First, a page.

Indirect Discrimination

Harassment

Victimisation 

Direct Discrimination:

You are treated less favourably because:

you have a protected characteristic OR

are thought to have a protected characteristic OR

associate with someone who has a protected characteristic

Indirect Discrimination:

A provision, criterion or practice is applied which disadvantages people with a protected characteristic

Harassment:

You receive unwanted conduct relating to your protected characteristic and it:

violates your dignity OR

creates an intimidating, hostile, degrading, humiliating or offensive working environment

Victimisation:

Someone subjects you to a detriment and they do this because:

you performed a ‘protected act’ OR

 they believe you performed a protected act OR

they believe you may do a protected act before the detriment

A ‘protected act’ is defined in the Equality Act 2010 as:

·bringing proceedings under the EqA 2010 (either against the person now victimising or against anyone else)

·giving evidence or information in connection with any race proceedings under the EqA 2010

 

Grievances.

A grievance is where you formally raise an issue(s) to your employer.

You should try to resolve the issue(s) with your employer informally first, before submitting a formal written grievance.

There should be a grievance process in place at work for you to follow. This allows you and your employer to resolve the issue(s) in a fair way.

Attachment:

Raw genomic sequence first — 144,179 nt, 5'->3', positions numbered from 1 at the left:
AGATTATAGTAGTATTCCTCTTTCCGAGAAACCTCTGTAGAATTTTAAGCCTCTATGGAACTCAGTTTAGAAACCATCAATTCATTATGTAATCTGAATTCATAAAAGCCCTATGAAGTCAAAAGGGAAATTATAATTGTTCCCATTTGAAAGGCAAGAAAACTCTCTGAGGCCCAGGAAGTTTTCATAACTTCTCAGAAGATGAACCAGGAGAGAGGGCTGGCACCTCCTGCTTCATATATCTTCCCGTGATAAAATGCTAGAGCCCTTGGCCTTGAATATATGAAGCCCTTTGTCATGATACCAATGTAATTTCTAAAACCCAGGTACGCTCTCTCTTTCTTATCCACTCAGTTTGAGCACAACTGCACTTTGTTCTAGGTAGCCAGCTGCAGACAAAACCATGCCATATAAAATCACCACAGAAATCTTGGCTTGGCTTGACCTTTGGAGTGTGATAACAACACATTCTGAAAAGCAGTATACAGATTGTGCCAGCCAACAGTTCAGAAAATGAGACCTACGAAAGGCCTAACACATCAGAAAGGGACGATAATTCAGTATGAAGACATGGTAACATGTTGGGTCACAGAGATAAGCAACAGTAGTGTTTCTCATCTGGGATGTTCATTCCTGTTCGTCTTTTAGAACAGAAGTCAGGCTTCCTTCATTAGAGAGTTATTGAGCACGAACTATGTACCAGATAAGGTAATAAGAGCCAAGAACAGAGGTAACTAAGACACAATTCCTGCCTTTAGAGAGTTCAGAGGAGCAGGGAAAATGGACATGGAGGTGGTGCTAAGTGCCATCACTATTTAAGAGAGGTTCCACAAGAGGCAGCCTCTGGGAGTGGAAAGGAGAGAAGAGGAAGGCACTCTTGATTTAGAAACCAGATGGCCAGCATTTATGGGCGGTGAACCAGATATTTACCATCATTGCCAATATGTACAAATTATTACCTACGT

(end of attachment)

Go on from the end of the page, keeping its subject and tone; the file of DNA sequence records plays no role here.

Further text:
These are the elements needed for the process to be fair:

  • employers and employees should deal with issues promptly, including not unreasonably delaying meetings or decisions

  • employers and employees should act consistently

  • employers should carry out any necessary investigations to establish the facts

  • employees should be given the opportunity to put their case/explain their grievance before any decisions are made

  • employees should be able to be accompanied

  • employees should have the right of appeal against any formal decision made.


A typical grievance process will look like this:

Letting your employer know about the grievance

Meeting to discuss the grievance

Investigation to establish the facts 

Outcome

Chance to appeal if you're not satisfied with the outcome


Disciplinaries.

A disciplinary is where there is a misconduct or capability issue (such as poor performance).

Similar to grievances, employers should try to resolve the issue(s) with the employee informally first, before starting a formal disciplinary process.

The same rules of fairness apply to disciplinaries, with the addition of the employer informing the employee of the problem.

A typical disciplinary meeting should look like this:

The employer should establish the facts of the case

Investigation

if there is a misconduct issue, different people should carry out the investigation and disciplinary hearing

Inform the employee of the problem/meeting to discuss the problem

employee can be accompanied

Outcome

Opportunity to appeal


Ending your employment.

Methods of termination:

dismissal

resignation

redundancy

settlement agreement


Termination payments:

payment in lieu of notice

accrued holiday

pension

other benefits 


Restrictive Covenants:

non-compete

non-dealing

non-solicitation


Clauses that survive termination.


Useful sources of infortmation:

•       ACAS website: https://www.acas.org.uk/ 

•       Citizens Advice Bureau: https://www.citizensadvice.org.uk/ 

•       Gov.uk:

•       Minimum wage rate Minimum wage rates for 2024 - GOV.UK (www.gov.uk)

•       Overviews of workers’ rights Overviews of workers’ rights - Search - GOV.UK (www.gov.uk)